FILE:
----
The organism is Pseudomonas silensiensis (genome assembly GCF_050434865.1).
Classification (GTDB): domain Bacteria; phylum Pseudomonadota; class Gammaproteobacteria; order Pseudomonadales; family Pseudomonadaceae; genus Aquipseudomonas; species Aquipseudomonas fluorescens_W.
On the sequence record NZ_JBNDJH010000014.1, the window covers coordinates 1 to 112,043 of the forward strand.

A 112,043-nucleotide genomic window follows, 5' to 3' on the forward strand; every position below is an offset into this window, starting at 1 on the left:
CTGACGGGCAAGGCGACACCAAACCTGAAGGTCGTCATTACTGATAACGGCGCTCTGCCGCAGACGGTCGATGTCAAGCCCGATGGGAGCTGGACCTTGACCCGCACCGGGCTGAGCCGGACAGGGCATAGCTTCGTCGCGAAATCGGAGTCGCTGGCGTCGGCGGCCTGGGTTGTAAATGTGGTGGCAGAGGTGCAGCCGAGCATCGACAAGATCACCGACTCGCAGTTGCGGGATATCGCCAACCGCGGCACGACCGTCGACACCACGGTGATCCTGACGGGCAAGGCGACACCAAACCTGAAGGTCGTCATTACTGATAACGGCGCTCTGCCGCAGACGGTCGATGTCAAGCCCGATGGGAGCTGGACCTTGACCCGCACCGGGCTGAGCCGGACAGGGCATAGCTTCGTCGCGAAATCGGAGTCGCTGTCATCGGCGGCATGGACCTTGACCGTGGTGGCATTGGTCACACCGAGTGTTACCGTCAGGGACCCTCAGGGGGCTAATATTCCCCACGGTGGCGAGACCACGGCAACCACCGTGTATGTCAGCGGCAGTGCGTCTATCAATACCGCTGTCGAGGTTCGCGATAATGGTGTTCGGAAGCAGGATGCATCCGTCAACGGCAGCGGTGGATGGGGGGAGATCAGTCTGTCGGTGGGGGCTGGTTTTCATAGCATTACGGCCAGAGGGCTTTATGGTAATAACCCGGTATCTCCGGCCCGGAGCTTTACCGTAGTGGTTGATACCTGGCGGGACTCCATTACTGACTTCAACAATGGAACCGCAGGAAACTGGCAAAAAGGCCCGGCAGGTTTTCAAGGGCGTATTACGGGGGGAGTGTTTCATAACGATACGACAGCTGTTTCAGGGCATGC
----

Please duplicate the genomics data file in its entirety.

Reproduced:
The organism is Pseudomonas silensiensis (genome assembly GCF_050434865.1).
Classification (GTDB): domain Bacteria; phylum Pseudomonadota; class Gammaproteobacteria; order Pseudomonadales; family Pseudomonadaceae; genus Aquipseudomonas; species Aquipseudomonas fluorescens_W.
On the sequence record NZ_JBNDJH010000014.1, the window covers coordinates 1 to 112,043 of the forward strand.

A 112,043-nucleotide genomic window follows, 5' to 3' on the forward strand; every position below is an offset into this window, starting at 1 on the left:
CTGACGGGCAAGGCGACACCAAACCTGAAGGTCGTCATTACTGATAACGGCGCTCTGCCGCAGACGGTCGATGTCAAGCCCGATGGGAGCTGGACCTTGACCCGCACCGGGCTGAGCCGGACAGGGCATAGCTTCGTCGCGAAATCGGAGTCGCTGGCGTCGGCGGCCTGGGTTGTAAATGTGGTGGCAGAGGTGCAGCCGAGCATCGACAAGATCACCGACTCGCAGTTGCGGGATATCGCCAACCGCGGCACGACCGTCGACACCACGGTGATCCTGACGGGCAAGGCGACACCAAACCTGAAGGTCGTCATTACTGATAACGGCGCTCTGCCGCAGACGGTCGATGTCAAGCCCGATGGGAGCTGGACCTTGACCCGCACCGGGCTGAGCCGGACAGGGCATAGCTTCGTCGCGAAATCGGAGTCGCTGTCATCGGCGGCATGGACCTTGACCGTGGTGGCATTGGTCACACCGAGTGTTACCGTCAGGGACCCTCAGGGGGCTAATATTCCCCACGGTGGCGAGACCACGGCAACCACCGTGTATGTCAGCGGCAGTGCGTCTATCAATACCGCTGTCGAGGTTCGCGATAATGGTGTTCGGAAGCAGGATGCATCCGTCAACGGCAGCGGTGGATGGGGGGAGATCAGTCTGTCGGTGGGGGCTGGTTTTCATAGCATTACGGCCAGAGGGCTTTATGGTAATAACCCGGTATCTCCGGCCCGGAGCTTTACCGTAGTGGTTGATACCTGGCGGGACTCCATTACTGACTTCAACAATGGAACCGCAGGAAACTGGCAAAAAGGCCCGGCAGGTTTTCAAGGGCGTATTACGGGGGGAGTGTTTCATAACGATACGACAGCTGTTTCAGGGCATGC